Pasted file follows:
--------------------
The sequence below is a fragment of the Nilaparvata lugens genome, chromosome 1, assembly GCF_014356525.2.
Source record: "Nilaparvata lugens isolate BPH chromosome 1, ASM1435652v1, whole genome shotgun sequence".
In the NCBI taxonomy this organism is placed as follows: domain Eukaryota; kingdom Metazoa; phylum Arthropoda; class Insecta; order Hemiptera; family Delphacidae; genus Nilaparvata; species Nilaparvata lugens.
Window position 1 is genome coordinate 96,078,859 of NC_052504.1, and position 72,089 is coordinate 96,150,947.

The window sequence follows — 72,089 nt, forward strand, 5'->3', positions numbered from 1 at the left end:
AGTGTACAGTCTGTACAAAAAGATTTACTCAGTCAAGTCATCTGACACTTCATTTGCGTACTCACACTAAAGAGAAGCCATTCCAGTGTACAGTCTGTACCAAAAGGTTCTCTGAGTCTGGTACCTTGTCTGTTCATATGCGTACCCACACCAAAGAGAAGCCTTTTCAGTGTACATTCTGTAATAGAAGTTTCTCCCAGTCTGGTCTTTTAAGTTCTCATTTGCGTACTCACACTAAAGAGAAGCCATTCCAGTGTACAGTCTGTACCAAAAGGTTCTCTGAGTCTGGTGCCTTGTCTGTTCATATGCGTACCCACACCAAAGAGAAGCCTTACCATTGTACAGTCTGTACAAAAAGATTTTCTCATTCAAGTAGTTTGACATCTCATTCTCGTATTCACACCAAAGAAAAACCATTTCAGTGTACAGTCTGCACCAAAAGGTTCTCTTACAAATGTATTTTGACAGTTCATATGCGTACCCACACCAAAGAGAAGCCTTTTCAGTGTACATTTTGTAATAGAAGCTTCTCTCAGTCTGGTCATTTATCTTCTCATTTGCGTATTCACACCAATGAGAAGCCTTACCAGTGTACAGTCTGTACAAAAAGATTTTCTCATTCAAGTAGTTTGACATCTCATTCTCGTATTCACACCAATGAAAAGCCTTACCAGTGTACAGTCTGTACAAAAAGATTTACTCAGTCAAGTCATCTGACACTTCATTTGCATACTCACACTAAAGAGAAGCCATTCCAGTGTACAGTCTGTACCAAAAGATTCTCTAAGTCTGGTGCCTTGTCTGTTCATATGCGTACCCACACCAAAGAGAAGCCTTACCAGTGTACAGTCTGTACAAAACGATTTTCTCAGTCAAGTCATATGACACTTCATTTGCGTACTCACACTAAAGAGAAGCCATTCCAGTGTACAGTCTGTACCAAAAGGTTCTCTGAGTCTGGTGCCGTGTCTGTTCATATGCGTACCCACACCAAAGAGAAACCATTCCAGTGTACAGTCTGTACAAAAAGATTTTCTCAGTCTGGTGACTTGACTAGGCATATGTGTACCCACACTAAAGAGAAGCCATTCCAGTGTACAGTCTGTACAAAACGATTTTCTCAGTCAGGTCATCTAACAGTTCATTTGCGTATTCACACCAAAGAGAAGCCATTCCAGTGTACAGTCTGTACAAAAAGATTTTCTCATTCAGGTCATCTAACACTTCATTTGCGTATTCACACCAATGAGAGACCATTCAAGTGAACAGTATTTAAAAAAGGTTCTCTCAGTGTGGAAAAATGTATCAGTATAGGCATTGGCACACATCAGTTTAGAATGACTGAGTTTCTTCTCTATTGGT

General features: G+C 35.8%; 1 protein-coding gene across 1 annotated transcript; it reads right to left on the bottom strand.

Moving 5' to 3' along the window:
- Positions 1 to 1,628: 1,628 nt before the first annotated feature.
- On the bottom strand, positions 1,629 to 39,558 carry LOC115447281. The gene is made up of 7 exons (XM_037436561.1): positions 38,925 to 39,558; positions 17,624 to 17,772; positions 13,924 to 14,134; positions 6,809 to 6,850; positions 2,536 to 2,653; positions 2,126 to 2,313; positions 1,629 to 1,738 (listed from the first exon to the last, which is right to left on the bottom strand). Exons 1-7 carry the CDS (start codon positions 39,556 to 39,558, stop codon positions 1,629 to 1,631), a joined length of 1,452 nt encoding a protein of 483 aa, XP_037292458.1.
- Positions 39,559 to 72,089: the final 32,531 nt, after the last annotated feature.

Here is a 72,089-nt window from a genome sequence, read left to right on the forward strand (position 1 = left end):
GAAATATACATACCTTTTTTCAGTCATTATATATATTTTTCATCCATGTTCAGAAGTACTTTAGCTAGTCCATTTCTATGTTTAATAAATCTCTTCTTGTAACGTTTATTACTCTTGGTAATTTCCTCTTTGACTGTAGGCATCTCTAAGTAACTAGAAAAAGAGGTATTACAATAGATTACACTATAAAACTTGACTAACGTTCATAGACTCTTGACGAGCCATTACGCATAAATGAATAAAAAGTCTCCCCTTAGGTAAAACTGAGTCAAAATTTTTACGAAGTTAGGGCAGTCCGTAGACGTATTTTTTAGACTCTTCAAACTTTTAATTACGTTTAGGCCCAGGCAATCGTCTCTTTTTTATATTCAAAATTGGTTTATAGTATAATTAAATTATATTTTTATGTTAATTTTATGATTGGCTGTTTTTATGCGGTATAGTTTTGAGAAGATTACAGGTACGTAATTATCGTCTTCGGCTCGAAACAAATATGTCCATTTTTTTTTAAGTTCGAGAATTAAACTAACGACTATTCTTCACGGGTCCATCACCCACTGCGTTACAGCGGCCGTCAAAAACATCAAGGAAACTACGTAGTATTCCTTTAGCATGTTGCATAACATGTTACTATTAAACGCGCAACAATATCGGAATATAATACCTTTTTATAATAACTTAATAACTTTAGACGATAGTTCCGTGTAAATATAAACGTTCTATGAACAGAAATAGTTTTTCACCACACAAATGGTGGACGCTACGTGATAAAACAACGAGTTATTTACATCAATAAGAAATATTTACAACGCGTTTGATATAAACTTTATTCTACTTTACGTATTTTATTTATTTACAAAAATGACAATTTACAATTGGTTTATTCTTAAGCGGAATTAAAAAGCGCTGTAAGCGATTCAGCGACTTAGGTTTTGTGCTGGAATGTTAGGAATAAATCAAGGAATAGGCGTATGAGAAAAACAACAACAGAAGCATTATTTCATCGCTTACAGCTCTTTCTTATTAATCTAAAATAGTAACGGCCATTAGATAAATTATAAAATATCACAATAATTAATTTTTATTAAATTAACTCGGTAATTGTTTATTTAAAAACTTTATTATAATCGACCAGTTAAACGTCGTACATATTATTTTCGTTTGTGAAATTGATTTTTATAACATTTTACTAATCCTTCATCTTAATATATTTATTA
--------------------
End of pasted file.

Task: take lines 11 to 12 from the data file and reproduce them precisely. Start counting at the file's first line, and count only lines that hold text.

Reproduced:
- Positions 39,559 to 72,089: the final 32,531 nt, after the last annotated feature.

Here is a 72,089-nt window from a genome sequence, read left to right on the forward strand (position 1 = left end):